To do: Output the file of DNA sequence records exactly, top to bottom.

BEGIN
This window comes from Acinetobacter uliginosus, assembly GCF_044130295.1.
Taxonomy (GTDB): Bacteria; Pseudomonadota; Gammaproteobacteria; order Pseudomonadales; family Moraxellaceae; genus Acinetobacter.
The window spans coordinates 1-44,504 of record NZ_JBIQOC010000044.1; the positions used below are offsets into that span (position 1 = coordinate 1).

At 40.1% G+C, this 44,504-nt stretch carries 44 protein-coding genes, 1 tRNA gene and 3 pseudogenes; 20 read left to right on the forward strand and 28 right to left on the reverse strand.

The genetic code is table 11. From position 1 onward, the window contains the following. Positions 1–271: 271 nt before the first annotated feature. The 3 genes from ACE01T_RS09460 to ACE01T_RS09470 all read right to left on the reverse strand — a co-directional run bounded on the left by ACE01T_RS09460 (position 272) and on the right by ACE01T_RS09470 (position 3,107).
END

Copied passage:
This window comes from Acinetobacter uliginosus, assembly GCF_044130295.1.
Taxonomy (GTDB): Bacteria; Pseudomonadota; Gammaproteobacteria; order Pseudomonadales; family Moraxellaceae; genus Acinetobacter.
The window spans coordinates 1-44,504 of record NZ_JBIQOC010000044.1; the positions used below are offsets into that span (position 1 = coordinate 1).

At 40.1% G+C, this 44,504-nt stretch carries 44 protein-coding genes, 1 tRNA gene and 3 pseudogenes; 20 read left to right on the forward strand and 28 right to left on the reverse strand.

The genetic code is table 11. From position 1 onward, the window contains the following. Positions 1–271: 271 nt before the first annotated feature. The 3 genes from ACE01T_RS09460 to ACE01T_RS09470 all read right to left on the reverse strand — a co-directional run bounded on the left by ACE01T_RS09460 (position 272) and on the right by ACE01T_RS09470 (position 3,107).